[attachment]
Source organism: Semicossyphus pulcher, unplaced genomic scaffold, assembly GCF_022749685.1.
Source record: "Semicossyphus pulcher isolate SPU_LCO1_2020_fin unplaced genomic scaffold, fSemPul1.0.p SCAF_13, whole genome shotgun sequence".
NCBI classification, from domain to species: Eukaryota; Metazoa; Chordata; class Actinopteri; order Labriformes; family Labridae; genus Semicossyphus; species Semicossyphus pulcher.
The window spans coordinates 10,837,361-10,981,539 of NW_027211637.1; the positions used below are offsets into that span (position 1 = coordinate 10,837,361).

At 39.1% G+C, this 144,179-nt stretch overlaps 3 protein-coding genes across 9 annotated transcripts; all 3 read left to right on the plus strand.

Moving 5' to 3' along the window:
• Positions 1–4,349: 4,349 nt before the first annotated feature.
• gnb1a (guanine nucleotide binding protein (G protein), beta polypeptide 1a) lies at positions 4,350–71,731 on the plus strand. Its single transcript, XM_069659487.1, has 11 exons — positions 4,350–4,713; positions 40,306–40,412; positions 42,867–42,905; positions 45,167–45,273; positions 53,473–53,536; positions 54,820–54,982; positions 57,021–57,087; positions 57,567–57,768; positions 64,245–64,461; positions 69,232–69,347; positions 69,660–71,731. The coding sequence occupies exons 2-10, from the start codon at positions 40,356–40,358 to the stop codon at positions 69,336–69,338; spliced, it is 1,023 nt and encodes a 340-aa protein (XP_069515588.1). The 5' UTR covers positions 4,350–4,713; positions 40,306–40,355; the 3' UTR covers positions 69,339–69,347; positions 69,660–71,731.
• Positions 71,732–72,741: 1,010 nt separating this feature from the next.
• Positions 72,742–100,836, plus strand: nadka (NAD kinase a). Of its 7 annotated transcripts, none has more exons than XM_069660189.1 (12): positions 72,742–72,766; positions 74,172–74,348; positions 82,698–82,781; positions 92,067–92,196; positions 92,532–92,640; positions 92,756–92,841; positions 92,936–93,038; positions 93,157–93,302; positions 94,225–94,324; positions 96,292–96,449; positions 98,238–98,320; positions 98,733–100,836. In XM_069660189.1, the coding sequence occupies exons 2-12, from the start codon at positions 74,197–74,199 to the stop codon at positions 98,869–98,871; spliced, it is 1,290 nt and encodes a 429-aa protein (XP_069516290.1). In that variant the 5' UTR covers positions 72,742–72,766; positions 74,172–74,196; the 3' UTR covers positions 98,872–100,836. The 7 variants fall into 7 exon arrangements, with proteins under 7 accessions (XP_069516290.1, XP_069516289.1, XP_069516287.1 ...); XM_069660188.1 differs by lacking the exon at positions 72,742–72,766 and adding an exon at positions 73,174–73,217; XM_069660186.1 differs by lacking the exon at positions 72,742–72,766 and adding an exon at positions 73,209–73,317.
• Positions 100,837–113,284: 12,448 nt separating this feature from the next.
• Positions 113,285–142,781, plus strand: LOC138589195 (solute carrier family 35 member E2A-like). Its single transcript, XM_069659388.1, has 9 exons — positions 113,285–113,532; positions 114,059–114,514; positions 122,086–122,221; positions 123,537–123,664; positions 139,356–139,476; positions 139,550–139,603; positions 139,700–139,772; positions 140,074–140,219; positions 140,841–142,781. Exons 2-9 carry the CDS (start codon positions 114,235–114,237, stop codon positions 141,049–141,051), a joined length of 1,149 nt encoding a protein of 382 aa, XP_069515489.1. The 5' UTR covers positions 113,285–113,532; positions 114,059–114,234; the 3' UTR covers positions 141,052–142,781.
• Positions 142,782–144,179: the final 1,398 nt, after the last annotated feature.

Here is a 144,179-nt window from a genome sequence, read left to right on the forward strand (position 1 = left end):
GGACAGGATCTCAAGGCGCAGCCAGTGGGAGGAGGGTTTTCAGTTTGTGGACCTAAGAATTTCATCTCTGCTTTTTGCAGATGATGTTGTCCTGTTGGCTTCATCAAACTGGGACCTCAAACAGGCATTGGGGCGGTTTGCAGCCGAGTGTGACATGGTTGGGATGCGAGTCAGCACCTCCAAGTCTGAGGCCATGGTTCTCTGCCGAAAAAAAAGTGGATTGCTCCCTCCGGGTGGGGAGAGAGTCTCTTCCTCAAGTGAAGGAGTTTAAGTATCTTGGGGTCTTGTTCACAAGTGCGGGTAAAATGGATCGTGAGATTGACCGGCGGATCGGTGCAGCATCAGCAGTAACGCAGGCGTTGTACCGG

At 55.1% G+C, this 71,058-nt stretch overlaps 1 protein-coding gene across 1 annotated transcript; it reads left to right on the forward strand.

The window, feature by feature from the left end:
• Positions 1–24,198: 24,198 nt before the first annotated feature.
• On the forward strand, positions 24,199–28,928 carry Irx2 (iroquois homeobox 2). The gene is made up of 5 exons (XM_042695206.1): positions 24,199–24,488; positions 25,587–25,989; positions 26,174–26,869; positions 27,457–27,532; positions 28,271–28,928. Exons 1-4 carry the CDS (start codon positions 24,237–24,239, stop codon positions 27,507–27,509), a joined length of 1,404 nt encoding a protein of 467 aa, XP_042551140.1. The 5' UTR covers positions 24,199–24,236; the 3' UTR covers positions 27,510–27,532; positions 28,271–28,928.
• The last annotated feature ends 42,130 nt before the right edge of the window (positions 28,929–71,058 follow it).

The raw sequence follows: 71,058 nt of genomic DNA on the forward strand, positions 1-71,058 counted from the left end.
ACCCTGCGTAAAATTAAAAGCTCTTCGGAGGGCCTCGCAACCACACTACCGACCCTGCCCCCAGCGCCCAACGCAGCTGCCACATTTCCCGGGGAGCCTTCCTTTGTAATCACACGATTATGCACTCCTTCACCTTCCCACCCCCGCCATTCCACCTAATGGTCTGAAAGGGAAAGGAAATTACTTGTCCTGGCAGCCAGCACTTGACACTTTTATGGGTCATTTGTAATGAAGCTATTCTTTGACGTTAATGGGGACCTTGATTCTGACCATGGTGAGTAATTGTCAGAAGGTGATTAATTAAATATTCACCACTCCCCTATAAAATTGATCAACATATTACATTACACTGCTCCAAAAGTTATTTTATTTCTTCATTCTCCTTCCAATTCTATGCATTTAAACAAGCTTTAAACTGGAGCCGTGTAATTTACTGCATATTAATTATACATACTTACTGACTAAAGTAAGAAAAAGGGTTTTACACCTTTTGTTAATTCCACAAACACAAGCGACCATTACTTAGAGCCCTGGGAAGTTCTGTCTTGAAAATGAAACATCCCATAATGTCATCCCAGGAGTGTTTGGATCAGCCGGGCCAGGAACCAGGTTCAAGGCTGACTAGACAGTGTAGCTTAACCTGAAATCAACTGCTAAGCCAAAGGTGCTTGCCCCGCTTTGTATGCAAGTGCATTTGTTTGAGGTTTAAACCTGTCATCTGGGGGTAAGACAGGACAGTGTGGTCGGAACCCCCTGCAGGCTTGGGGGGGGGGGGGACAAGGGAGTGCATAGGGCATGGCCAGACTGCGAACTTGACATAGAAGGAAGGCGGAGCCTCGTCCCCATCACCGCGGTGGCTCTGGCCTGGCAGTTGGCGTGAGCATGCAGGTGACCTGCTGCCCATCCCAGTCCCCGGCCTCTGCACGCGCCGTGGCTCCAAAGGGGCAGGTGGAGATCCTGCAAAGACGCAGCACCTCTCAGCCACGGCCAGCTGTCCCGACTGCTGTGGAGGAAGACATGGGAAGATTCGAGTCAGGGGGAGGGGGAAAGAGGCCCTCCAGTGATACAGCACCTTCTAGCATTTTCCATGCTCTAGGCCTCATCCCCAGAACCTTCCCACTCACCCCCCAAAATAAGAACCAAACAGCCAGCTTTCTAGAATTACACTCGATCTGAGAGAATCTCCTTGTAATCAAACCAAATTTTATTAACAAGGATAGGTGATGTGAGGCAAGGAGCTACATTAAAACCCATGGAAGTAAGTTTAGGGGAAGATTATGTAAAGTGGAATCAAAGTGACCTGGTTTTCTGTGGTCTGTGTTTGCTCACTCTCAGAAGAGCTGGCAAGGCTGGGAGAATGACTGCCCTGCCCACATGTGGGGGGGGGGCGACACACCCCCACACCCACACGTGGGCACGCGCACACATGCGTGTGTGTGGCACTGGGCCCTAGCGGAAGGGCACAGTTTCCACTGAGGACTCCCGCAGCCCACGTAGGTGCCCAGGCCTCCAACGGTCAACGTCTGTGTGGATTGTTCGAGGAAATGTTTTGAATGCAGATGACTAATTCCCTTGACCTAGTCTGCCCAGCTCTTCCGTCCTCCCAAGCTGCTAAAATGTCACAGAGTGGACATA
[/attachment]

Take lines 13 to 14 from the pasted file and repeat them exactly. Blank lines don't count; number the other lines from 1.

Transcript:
• Positions 142,782–144,179: the final 1,398 nt, after the last annotated feature.

Here is a 144,179-nt window from a genome sequence, read left to right on the forward strand (position 1 = left end):